Writing and Publishing For Your Local Congregation

If you’re a pastor, no doubt you sense a strong call to preach and teach the Word of God. But you may also be a pastor who has a strong desire to write for the spiritual benefit of God’s people. Your passion to write may express itself in maintaining a blog, contributing regularly to a church newsletter, or crafting the occasional article. The plan for book-length writing, however, is rarely entertained with much seriousness. And if you do think about writing a book, your dreams are often interrupted by present and pressing responsibilities.

Pastors who care about their clear biblical calling to shepherd their flock (1 Peter 5:2) may find it difficult to justify designating a significant amount of time to writing when they could be working on something that will directly benefit the local body. Yes, it’s true a book would eventually benefit your people, but the time required to write, edit, rewrite, re-edit a standard size 200 page book might take a lot of time away from your pastoral duties.

But what if there was a way that you could pursue book-length writing while maintaining close attention to your clear pastoral responsibilities? What if you could craft helpful, high quality books geared specifically for your local congregation?

Our Adventure in Publishing: GBF Press and BIG TRUTH | little books™ 
Soon after I joined the staff at Grace Bible Fellowship in July 2014, I suggested to the elders that we find a way to put the weekly preaching into different formats. As we discussed these ideas, we started to envision small books on vital topics of theology and Christian living–developed from Sunday sermons and other teaching–becoming the focal point of this publishing ministry.

In the summer 2015, the elders gave me the green light on a few of my proposals, so I started to research self-publishing options for our new book ministry. After eight months of work, we have produced four works in a series we call BIG TRUTH | little books™.  Through this process we have learned that it is possible to create useful, inexpensive, high-quality books for our local congregation while remaining faithful to our shepherding duties. Sound too good to be true? Consider these few bits of counsel from what we have learned.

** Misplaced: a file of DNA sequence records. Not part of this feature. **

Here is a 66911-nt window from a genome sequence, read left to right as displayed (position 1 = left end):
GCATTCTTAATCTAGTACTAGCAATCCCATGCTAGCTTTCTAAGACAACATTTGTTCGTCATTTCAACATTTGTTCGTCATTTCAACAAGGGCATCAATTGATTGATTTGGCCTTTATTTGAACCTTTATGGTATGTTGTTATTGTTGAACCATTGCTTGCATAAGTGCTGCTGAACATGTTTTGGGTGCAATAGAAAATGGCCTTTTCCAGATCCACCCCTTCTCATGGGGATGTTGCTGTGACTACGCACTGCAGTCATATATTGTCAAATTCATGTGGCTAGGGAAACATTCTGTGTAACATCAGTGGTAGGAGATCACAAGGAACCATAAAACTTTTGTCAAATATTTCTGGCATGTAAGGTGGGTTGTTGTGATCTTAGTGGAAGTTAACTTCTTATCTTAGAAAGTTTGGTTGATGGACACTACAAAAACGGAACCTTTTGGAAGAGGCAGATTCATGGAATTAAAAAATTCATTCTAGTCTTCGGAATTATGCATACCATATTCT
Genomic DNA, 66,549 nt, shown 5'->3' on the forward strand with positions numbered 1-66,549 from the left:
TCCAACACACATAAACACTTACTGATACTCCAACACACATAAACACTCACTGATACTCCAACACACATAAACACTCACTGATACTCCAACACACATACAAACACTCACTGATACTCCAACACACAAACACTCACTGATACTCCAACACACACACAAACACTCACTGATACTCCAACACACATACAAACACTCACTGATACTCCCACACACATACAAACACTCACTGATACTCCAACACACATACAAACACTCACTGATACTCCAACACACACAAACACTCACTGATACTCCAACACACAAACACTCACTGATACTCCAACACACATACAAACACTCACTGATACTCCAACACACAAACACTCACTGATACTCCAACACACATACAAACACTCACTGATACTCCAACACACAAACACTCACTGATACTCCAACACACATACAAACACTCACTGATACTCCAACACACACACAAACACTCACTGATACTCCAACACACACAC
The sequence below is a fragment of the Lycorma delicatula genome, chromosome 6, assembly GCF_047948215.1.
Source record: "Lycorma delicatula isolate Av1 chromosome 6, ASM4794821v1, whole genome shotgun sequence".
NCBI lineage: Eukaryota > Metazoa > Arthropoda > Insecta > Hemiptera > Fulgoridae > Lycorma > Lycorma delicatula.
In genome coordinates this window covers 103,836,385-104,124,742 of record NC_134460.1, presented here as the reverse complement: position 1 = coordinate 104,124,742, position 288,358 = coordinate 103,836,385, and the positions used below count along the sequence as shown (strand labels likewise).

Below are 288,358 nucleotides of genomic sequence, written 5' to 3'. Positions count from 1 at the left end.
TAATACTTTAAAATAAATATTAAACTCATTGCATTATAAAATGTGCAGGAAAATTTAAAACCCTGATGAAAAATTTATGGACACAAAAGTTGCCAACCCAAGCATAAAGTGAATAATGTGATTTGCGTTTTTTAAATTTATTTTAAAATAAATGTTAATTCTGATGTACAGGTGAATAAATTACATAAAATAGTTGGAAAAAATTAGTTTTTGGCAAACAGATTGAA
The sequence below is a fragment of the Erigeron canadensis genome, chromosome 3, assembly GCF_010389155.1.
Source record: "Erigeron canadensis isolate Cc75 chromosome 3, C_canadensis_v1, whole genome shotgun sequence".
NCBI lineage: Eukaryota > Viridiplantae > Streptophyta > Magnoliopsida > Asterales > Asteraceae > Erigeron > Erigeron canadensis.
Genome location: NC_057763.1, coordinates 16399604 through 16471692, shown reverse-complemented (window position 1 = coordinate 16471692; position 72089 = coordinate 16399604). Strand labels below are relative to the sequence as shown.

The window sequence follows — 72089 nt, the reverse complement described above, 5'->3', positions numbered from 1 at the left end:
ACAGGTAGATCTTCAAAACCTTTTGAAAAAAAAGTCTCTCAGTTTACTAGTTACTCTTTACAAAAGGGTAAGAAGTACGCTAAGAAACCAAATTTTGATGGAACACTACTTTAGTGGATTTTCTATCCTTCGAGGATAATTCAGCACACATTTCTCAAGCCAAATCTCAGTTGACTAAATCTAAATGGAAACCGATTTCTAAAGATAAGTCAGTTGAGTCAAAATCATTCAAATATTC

Use CreateSpace to Develop and Publish Print-on-Demand Books
CreateSpace is an online self-publishing resource where you control all the elements of the publishing process. Unlike Xlibris or Xulon, you do not pay for CreateSpace’s self-publishing service; you create and provide all the interior and exterior content and oversee the process from beginning to end. You can pay for professional cover designs, custom interior formats, or promotional help, but these are all optional.

Believe it or not, it is possible to produce a book without any cost apart from what it requires to print each book. The first two books we produced cost us nothing to design through CreateSpace. The last two cost $10 because we purchased ISBNs to retain our own imprint, GBF Press. The cost to print each book is around $2.50 a piece. And, because CreateSpace is an Amazon company, your books will appear on Amazon for purchase soon after they are completed. If you are interested in publishing written works for your local congregation, I cannot recommend CreateSpace highly enough.